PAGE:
I didn’t always like myself growing up. I hated the way I looked, I was extremely sensitive — which made me an easy target to get picked on and teased quite often — and despite all my accomplishments I did have at the time, I just didn’t feel like I really fit in.
You see for me, I did a really good job of faking it until I made it. Don’t get me wrong, I was and still am very outgoing. And socially I can fit into any environment like a chameleon. But on the inside, I was a broken soul praying someone would see my broken pieces and put me back together again.
For every compliment given to me, I had the hardest time genuinely accepting. This was simply for the fact I didn’t feel worthy enough to receive it in the first place. It was as though I felt I needed to go above and beyond to prove my worthiness to others in order to be accepted and appreciated. My thoughts about myself, had me to believe that being myself just wasn't good enough.
In high school I was able to hide my many emotional flaws with the 50 million other high strung obnoxious teenage peers that attended school with me. I received good grades, was captain of majority of the sports I played, was class vice president, led community service projects and even gained the titled of Homecoming Queen.
Yes, I was quite the busybody and still have a very decorated letterman jacket to prove it! Not to mention, I also had a great support system of friends that I’m still close with to this day. But truth be told, it only enabled me to hide my insecurities and inadequacies I truly felt on the inside.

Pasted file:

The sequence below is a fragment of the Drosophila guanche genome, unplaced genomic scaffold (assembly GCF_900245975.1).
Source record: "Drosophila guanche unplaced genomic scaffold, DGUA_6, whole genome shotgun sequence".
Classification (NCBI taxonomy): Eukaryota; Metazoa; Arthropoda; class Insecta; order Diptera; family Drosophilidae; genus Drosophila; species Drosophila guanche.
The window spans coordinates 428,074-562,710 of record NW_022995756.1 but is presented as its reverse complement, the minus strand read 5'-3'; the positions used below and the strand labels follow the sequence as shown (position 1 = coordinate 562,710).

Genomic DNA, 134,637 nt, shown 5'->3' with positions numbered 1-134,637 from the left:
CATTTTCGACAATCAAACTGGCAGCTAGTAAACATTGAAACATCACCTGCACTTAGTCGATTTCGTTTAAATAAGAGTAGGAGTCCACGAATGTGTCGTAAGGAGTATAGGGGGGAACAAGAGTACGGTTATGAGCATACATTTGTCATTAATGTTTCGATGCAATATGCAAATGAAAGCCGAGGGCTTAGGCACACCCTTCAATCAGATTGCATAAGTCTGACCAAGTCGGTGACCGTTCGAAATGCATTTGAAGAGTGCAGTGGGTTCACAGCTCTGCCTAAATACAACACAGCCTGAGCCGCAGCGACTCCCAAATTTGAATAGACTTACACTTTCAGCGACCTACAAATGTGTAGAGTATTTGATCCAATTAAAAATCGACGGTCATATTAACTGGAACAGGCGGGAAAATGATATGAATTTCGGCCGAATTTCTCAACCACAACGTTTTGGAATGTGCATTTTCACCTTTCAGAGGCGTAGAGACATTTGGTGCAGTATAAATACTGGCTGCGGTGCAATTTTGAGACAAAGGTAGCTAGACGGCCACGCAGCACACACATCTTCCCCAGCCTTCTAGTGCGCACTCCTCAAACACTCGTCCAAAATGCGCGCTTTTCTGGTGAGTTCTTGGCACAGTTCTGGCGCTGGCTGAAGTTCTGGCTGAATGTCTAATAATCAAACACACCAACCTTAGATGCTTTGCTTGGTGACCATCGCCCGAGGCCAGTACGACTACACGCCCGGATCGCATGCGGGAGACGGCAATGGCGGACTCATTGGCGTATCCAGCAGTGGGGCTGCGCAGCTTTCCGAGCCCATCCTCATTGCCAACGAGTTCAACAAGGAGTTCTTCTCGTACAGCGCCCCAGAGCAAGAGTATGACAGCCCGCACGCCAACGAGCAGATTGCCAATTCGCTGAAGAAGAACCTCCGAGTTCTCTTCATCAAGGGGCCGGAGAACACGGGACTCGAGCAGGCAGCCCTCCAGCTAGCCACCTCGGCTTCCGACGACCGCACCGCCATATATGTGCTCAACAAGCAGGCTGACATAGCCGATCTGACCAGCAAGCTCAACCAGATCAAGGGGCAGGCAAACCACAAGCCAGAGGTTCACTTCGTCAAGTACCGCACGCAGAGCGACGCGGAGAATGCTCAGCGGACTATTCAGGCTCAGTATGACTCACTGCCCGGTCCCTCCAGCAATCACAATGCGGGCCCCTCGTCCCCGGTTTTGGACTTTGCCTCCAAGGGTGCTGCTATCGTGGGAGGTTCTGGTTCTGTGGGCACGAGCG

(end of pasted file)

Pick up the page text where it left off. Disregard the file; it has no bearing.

These feelings stemmed from having low self-esteem, a turbulent relationship with my mother and a long history of daddy-less daughter issues as well. All of which should automatically qualify for a recipe for disaster right?
But fortunately and unfortunately, this is where my drive to be an overachiever came from. It served its purpose to keep me somewhat sane and distracted from my true emotions that often led me to externally and internally emotionally exploded during that time. This was until I finally went off to college.
For those of you who don’t know, I am a proud alumnus of the prestigious Hampton University. It is one of the top Historically Black Universities known to have students come from affluent and wealthy backgrounds. I say that because it was my first time being around modern day “Huxtable's" on an everyday daily basis.
It was a place ideally I always wanted to be apart of my entire life. Young, black and sophisticated individuals striving for excellence both personally and professionally. Little did I know, it would also be the place those same insecurities and inadequacies would show up front and center, yet again in my life. However, this time I had to no choice but to actually deal with them.
To make a long story short, for me Hampton represented survival of the fittest. It was a very competitive and materialistic atmosphere where some kids trust funds was worth more than mother’s salary for one year! I had to learn how to face my fears of feeling less than and easily intimidated by the background of others.